Crime Prevention Tips From The NYPD

Yesterday I attended a hastily convened meeting at the 94th Precinct regarding crime trends here in Williamspoint. Apparently there was a spike in robberies last week— and this obviously being a source of concern— local neighborhood groups were invited to discuss the matter. Most of the meeting can be summarized by the annotation on the flier to the left: don’t be an idiot. Nonetheless, I will outline the more salient points in this post.

Exercise Vigilance

70% of all crimes in the 94th last year were grand larceny/property crimes. These range anywhere from losing unattended property to smash and grabs; burglary and robbery. All more or less have two thing in common: they’re crimes of opportunity and appear to be perpetrated by a handful of serial offenders. D.I. Fulton cited one such example of this: a group of men who managed to rob three people in a single evening.

Although this is common sense I am going to list a few tips:

1. Watch your property
2. Do NOT leave valuables in your car
3. Refrain from talking on your cell phone and/or texting when walking our streets. Not only does negotiating around such people (who tend to weave around) piss yours truly off in a big, big way, but it makes you an easy target for robbery
4. When going out at night go in groups and refrain from being intoxicated. Public drunkenness makes one a sterling target for robberies and, as D.I. Fulton noted, one should not be impaired when negotiating the marginally secured construction sites hereabouts.
5. LOCK YOUR DOORS AND WINDOWS. This too is common sense, but Mr. Fulton recounted to us a robbery where the woman’s apartment was accessed via a window on her fire escape. If you think you’re not an easy target because you reside on a higher floor, think again.
6. If you see suspicious activity, call the police.


Although D.I. Fulton pointed out crime was down 6.7% last year (there were a total of 1,651 arrests last year lest you are wondering), he did list a few areas where more arrests and/or citations are being made:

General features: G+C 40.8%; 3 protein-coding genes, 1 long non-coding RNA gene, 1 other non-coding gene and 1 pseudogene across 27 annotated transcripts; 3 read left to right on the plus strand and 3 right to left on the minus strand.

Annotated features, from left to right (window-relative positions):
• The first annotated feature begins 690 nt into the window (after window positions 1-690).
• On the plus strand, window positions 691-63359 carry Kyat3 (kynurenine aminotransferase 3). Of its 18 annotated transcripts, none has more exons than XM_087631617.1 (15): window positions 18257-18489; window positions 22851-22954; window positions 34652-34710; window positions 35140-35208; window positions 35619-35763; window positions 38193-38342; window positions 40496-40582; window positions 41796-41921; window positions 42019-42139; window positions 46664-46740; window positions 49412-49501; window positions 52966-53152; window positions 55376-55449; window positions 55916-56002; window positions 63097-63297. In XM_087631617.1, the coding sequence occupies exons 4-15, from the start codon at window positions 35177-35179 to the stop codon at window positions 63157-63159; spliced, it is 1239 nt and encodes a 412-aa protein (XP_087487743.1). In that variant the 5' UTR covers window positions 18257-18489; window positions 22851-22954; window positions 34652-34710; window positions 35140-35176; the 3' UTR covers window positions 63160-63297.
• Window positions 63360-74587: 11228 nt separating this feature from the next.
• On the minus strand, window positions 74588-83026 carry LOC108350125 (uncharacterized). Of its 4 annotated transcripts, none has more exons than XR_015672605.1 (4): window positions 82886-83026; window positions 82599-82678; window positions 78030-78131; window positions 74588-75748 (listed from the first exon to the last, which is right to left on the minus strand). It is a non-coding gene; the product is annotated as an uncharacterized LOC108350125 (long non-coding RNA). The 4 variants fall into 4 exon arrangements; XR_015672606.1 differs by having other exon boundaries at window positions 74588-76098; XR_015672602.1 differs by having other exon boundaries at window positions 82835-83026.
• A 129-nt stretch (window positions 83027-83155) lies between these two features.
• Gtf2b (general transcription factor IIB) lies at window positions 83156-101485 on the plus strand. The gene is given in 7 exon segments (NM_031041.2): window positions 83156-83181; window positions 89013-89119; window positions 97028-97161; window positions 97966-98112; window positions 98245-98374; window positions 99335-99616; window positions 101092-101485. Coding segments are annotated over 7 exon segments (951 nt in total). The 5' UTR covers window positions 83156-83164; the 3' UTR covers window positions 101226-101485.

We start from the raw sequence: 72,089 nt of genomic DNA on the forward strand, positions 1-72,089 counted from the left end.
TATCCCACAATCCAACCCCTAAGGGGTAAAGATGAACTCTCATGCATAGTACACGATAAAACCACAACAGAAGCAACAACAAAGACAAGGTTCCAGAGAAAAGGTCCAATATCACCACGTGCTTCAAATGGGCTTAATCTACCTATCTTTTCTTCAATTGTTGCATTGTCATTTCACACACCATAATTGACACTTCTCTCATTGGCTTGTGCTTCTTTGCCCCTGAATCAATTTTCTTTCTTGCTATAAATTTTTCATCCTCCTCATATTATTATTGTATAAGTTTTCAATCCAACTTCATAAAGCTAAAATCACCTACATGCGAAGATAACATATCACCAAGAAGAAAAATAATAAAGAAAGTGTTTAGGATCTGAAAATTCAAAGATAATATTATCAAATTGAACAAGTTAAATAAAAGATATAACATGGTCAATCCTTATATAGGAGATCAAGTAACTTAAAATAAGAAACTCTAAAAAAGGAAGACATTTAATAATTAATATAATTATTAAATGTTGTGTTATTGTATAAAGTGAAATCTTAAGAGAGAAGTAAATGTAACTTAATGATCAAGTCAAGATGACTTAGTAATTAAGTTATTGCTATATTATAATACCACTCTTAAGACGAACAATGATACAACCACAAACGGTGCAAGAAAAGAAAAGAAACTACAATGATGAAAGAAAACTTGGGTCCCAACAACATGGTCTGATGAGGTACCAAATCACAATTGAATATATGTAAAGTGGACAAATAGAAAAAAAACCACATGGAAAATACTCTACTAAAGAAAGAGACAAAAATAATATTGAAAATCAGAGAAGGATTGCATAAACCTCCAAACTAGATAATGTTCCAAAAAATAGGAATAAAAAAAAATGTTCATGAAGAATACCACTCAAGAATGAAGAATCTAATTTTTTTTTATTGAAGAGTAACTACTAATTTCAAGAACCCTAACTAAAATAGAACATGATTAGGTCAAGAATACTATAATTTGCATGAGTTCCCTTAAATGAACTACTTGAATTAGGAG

1. Robberies (as I have already mentioned)
2. Graffiti
3. Truck traffic summonses are up for a third year in a row.

It was also noted that they are also cracking down on derelict bicycles. Which brings me to what is probably the most useful piece of information I gleaned from this meeting: the 94th Precinct is registering bicycles. This service is totally free and anyone interested should contact Elizabeth Moulterie at (718) 383-3879. The 94th’s Community Liaison, Carlos Ortiz gave me a compelling, if darkly amusing, example why bicycle owners should register their rides. He was once contacted by a gentleman whose bike was stolen… and turned up locked to a gate a few doors down on his block! How’s that for chutzpah? Despite his protestations that the vehicle in question was in fact his, since he had not seen the thief take it and there was no serial number engraved on it there was nothing they could do about it.

In closing, I’d feel remiss if I didn’t mention a little chicanery I encountered on the way to this meeting. On Manhattan Avenue between Java and Kent streets a 20-something woman hocked up a loogie— and noticing that she got my attention— tried to sell me a can of Folgers coffee for $5.00. Hot coffee. I was also equally impressed (if that is the most appropriate word to use) to learn at this meeting that apparently some of our local drug dealers are cutting their “product” with sheet rock excavated from the walls of their apartment building. The entrepreneurial moxie of the more criminally-inclined people in this neighborhood never ceases to amaze me.